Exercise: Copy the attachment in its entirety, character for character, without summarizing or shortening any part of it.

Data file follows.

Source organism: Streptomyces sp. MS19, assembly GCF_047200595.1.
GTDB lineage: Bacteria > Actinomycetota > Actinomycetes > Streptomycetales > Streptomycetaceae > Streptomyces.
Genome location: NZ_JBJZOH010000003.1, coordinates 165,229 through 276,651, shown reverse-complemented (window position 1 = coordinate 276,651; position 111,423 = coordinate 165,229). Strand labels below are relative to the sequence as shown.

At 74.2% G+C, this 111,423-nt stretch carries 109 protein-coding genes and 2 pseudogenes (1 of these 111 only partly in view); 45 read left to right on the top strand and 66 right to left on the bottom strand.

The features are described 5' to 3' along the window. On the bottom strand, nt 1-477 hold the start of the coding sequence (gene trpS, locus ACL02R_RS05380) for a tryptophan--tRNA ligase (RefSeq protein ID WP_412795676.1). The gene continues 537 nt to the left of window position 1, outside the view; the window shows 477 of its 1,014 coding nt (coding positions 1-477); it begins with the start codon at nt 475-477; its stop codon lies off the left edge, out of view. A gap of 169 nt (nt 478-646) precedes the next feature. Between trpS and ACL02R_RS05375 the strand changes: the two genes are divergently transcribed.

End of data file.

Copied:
Source organism: Streptomyces sp. MS19, assembly GCF_047200595.1.
GTDB lineage: Bacteria > Actinomycetota > Actinomycetes > Streptomycetales > Streptomycetaceae > Streptomyces.
Genome location: NZ_JBJZOH010000003.1, coordinates 165,229 through 276,651, shown reverse-complemented (window position 1 = coordinate 276,651; position 111,423 = coordinate 165,229). Strand labels below are relative to the sequence as shown.

At 74.2% G+C, this 111,423-nt stretch carries 109 protein-coding genes and 2 pseudogenes (1 of these 111 only partly in view); 45 read left to right on the top strand and 66 right to left on the bottom strand.

The features are described 5' to 3' along the window. On the bottom strand, nt 1-477 hold the start of the coding sequence (gene trpS, locus ACL02R_RS05380) for a tryptophan--tRNA ligase (RefSeq protein ID WP_412795676.1). The gene continues 537 nt to the left of window position 1, outside the view; the window shows 477 of its 1,014 coding nt (coding positions 1-477); it begins with the start codon at nt 475-477; its stop codon lies off the left edge, out of view. A gap of 169 nt (nt 478-646) precedes the next feature. Between trpS and ACL02R_RS05375 the strand changes: the two genes are divergently transcribed.